In this chapter Bildad responds to Job, cautioning him that all men are unrighteous and though they prosper for a time their destruction is assured as punishment unless they repent.

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Bildad now joins the fray. Much like Eliphaz, he cannot keep silent because Job is accusing God of not treating him rightly. This, he views as an assault of God’s justice. There is some truth to this as we find out later.

He asserts rhetorically, “Does God pervert justice? Or does the Almighty pervert what is right” (Job 8:3)? Obviously the answer is no. So, without a hint of subtlety if God is both righteous and all powerful, it stands to reason that Job’s suffering is occurring as punishment.

To Bildad, other obvious explanations are not acceptable. One would be that God does not always see suffering and is not omniscient (this is the view of Jehovah’s Witnesses for example). The other would be that God is unjust and punishes “good” people. It is our presumption that he would agree with Eliphaz and assert by default, all men are deserving of punishment anyhow. In fact, when pressed on the matter and finding no specific unrighteousness to accuse Job of, he argues desperately, “How then can a man be just with God? Or how can he be clean who is born of woman” (Job 25:4)?

Though a not completely untrue position, if we use this to rationalize why we experience evil, then man is deserving of punishment all of the time and he is never to experience God’s blessings, but only punishment. As we have already seen, Job accuses God of being overly scrupulous for this reason. What is man that God, knowing he is flawed, seeks to crush him every moment?

Nonetheless, Bildad just as Eliphaz is self-righteous, but also inconsistent. On one hand he sees all men as unrighteous and deserving to be crushed. However, he somehow does not lump himself in that definition and asserts to Job that if only a man can be righteous (something they say before is impossible anyhow), only then can he be restored to God. It is, at it’s heart, a completely irrational view.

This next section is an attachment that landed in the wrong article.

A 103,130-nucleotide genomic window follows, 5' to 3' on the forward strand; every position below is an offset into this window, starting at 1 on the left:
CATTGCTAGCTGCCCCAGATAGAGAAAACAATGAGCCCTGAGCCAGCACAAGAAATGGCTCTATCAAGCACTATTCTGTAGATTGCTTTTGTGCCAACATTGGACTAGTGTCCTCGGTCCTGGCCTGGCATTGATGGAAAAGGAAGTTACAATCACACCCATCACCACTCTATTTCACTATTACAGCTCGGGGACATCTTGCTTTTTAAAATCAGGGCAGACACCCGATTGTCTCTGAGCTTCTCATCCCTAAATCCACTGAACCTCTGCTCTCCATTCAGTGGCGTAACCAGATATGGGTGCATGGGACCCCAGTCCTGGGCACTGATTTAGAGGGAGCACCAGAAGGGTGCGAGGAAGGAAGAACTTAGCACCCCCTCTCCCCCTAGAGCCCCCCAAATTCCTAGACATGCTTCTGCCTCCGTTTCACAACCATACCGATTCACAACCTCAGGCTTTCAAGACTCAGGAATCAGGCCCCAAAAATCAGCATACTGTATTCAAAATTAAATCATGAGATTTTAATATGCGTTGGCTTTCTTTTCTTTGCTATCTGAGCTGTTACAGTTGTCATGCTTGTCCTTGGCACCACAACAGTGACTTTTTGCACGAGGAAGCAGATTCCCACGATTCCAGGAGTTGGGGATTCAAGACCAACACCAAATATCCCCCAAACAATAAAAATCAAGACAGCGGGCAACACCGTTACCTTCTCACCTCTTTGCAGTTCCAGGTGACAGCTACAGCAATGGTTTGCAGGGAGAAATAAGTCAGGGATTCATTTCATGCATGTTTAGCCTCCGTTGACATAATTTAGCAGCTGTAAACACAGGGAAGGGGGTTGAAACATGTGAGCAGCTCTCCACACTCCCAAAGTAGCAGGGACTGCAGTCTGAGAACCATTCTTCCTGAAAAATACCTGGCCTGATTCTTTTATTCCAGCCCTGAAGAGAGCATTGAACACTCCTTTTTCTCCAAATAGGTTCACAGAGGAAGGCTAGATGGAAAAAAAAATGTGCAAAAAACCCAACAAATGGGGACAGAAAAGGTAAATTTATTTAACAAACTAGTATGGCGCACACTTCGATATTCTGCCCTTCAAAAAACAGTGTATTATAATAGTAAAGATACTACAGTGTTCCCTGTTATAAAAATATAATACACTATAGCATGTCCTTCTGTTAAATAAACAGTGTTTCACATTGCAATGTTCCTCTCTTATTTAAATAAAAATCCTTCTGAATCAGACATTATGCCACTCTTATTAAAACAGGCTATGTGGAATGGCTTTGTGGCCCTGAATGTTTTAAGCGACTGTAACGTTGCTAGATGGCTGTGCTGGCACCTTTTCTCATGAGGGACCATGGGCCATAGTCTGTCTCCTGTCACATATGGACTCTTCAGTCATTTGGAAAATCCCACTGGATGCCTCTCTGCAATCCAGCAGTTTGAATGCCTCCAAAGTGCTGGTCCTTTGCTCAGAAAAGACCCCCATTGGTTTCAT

Bildad does not allow logic to get in the way of accusing Job of immense unrighteousness deserving of death. He callously says, “If your sons sinned against Him, then He delivered them into the power of their transgression” (Job 8:4). Bildad then admonishes Job that if he merely repents of his sin, “He would rouse Himself for you and restore your righteous estate” (Job 8:6).

There is more to this than the idea “if you repent, God will restore you.” Implicitly, there is a very profound error in the assertion. God is not answerable to man, nor does he meet man on his terms. So, if we give the church more money, if we reject our inclinations to sin, and if we pursue righteousness, none of these acts put God in our debt. As Elihu later in the book astutely asserts:

If you have sinned, what do you accomplish against Him? And if your transgressions are many, what do you do to Him? If you are righteous, what do you give to Him, or what does He receive from your hand (Job 35:6-7)?

If God is the one that makes us righteous by His Spirit leading us to and sustaining our faith in Christ, how can we buy God off with righteousness that was not our own to begin with? As the Scripture states, “But who am I and who are my people that we should be able to offer as generously as this? For all things come from You, and from Your hand we have given You” (1 Chron 29:14). God made all of creation, everything we have is from Him. We can’t buy Him off with His own money, so to say.

In short, Bildad is wrong. However, he is going by what he believes is an orthodox tradition: “Please inquire of past generations and consider the things searched out by their fathers…Will they not teach you and tell you…?” (Job 8:8, 10).

The teachings of Bildad, perhaps old Near Eastern proverbs, are not that difficult to understand. Perhaps the metaphor about trusting in one’s own works instead of placing trust in God is the toughest one. Bildad teaches, “He [the wicked] trusts in his house, but it does not stand; he holds fast to it, but it does not endure” (Job 8:15). The man who exerts effort, perhaps by cutting moral corners so to say, will find that “his shoots spread out over his garden” (Job 8:16) and he feels secure as the roots wrap around stones (Job 8:17). Yet, in one fell swoop, God puts the tree to the axe (Job 8:18).

In a way, Bildad is saying that the wicked appear to be doing well for a time, but eventually they pay dearly for what they have done. He asserts that God takes joy in doing this to the wicked, knowing that the next wave of wicked men will raise themselves from the dust and will also be put to the axe (Job 8:19).

Bildad ends his advice with promises of restoration, which ironically will all come to pass by the end. God does not reject a man with integrity, He will not support evil-doers, and those who hate Job will be clothed with shame.

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